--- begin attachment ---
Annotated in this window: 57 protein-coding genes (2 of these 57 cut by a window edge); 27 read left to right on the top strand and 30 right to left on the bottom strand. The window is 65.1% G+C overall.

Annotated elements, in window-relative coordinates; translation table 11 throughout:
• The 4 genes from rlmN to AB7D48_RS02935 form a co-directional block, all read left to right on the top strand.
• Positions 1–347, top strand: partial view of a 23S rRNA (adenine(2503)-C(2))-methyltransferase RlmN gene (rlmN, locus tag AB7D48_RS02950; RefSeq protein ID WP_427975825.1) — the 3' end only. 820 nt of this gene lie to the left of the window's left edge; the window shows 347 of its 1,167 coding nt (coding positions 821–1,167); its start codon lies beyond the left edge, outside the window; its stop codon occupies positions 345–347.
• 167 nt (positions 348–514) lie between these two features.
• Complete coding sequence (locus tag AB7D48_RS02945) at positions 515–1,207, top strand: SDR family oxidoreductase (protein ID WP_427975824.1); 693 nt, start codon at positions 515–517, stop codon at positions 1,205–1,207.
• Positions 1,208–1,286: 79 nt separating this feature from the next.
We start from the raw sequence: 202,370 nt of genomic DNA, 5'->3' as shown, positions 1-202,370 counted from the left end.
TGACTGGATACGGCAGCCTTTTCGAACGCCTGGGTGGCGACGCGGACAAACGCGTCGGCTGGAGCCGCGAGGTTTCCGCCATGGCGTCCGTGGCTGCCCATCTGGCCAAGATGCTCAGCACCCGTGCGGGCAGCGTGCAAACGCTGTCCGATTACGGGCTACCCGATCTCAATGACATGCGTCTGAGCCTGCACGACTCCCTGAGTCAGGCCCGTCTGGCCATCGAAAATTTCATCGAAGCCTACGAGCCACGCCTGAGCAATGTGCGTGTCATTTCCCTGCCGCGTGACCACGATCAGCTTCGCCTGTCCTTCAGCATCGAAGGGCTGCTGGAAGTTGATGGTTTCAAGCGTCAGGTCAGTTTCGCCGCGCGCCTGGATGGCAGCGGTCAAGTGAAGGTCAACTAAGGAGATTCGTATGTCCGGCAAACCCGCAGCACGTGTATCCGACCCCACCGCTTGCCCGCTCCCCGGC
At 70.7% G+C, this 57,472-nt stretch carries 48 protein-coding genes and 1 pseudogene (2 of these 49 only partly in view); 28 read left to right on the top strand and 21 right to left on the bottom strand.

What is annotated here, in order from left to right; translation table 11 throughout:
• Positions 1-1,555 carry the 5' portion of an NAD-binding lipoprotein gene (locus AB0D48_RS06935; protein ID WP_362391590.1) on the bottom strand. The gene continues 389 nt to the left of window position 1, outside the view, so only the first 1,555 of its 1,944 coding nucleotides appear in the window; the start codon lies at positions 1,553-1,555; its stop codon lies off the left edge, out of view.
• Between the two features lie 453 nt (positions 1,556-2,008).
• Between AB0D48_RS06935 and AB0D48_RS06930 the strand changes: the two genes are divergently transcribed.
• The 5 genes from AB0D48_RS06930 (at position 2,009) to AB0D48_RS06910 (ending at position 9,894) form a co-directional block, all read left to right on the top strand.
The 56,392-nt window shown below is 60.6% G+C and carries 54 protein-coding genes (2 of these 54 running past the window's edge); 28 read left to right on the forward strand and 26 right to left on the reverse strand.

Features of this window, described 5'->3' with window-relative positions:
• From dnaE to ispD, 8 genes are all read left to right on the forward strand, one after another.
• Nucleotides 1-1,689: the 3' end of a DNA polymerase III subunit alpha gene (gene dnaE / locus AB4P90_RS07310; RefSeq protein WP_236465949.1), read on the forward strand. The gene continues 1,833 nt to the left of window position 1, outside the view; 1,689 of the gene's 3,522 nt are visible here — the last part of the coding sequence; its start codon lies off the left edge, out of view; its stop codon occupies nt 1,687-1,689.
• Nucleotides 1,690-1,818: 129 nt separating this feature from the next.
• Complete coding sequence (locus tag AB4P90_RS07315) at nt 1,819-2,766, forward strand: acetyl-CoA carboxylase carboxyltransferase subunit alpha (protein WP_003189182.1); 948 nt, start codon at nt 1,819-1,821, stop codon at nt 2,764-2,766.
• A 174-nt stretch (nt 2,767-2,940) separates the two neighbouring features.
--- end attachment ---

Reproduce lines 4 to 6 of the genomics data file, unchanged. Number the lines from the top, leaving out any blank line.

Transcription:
• Positions 1–347, top strand: partial view of a 23S rRNA (adenine(2503)-C(2))-methyltransferase RlmN gene (rlmN, locus tag AB7D48_RS02950; RefSeq protein ID WP_427975825.1) — the 3' end only. 820 nt of this gene lie to the left of the window's left edge; the window shows 347 of its 1,167 coding nt (coding positions 821–1,167); its start codon lies beyond the left edge, outside the window; its stop codon occupies positions 345–347.
• 167 nt (positions 348–514) lie between these two features.
• Complete coding sequence (locus tag AB7D48_RS02945) at positions 515–1,207, top strand: SDR family oxidoreductase (protein ID WP_427975824.1); 693 nt, start codon at positions 515–517, stop codon at positions 1,205–1,207.